Is abortion a choice, or a medical necessity?

Since Andrea asked us to say it with her (in response to abortion coverage in current American health care reform bills): Abortion is not medical care.

North of the border, we manage to maintain the spectacular inconsistency that abortion is a woman’s choice, and that at the same time, it is medically necessary. (Abortion is medically necessary when the woman says it is medically necessary.)

I can see abortion advocates arguing that sometimes it’s medically necessary, but otherwise it’s a woman’s choice. The notion that late-term abortion is ever necessary is questionable enough, but that line of argument would fall squarely into one of the five bad ways to argue about abortion: disguising your true position by appealing to the hard cases.

That is, pro-choice advocates tend to appeal to hard cases, which are rare, and then extrapolate to all abortions. “What if a woman was raped? What if a woman’s life is in danger?” These are serious and complex issues — but they account for a small percentage of all abortions. These are bad arguments for all abortions being legal, ethical, or “medically necessary,” and honest pro-choicers know it.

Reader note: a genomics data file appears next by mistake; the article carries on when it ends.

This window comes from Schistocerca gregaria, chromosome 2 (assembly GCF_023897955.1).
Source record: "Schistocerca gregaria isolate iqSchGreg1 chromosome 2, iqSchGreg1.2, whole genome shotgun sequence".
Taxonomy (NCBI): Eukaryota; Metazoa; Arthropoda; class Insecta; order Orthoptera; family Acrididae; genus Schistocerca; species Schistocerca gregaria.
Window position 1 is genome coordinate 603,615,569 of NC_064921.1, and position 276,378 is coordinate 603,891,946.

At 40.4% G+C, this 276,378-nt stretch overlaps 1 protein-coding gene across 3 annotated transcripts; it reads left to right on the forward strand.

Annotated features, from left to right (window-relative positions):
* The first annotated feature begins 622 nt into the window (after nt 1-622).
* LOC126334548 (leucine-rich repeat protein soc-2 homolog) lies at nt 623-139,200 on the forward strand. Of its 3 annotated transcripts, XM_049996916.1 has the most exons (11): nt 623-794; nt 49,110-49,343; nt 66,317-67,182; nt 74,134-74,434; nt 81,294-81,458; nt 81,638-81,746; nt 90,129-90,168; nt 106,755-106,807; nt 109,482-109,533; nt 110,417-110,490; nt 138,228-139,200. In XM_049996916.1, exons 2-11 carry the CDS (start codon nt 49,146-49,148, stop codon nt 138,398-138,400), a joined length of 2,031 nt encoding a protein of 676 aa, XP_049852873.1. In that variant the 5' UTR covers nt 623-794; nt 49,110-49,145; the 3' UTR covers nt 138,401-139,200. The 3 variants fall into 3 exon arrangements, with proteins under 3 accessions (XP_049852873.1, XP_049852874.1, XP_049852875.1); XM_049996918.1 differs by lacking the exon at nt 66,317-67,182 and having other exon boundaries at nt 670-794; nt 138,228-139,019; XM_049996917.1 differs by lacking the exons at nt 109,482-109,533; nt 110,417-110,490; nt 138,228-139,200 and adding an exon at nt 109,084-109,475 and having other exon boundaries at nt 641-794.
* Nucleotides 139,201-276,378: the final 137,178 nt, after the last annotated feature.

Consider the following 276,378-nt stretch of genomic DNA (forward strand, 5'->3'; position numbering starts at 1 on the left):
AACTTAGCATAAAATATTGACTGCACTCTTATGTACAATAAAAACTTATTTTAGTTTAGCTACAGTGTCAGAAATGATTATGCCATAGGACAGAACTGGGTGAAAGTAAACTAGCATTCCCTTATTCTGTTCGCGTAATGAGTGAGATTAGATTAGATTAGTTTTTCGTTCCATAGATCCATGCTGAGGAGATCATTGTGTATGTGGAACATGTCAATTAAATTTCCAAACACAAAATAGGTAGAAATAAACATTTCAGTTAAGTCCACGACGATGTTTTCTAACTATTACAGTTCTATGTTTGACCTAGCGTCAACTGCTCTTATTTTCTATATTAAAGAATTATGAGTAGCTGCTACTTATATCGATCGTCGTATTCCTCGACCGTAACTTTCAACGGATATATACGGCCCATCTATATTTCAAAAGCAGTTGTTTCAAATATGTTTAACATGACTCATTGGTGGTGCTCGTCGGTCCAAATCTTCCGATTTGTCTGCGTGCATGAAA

Blaise Alleyne is Education Coordinator with UTSFL. He has been a member of the club since 2005, serving as Technology officer from 2006-2010, and is now focused on education, activism and strategy. Blaise is a part-time student in the Master of Theological Studies program at Regis College, U of T. He completed a B. Sc. at the University of Toronto in 2009 with a major in Computer Science, and minors in English and Philosophy. Blaise's posts on this website are available under a libre Creative Commons Attribution 4.0 International licence.

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  1. […] Unfortunately, Canada already subscribes to the incredible inconsistency that abortion is both a woman’s choice and a medical necessity. […]

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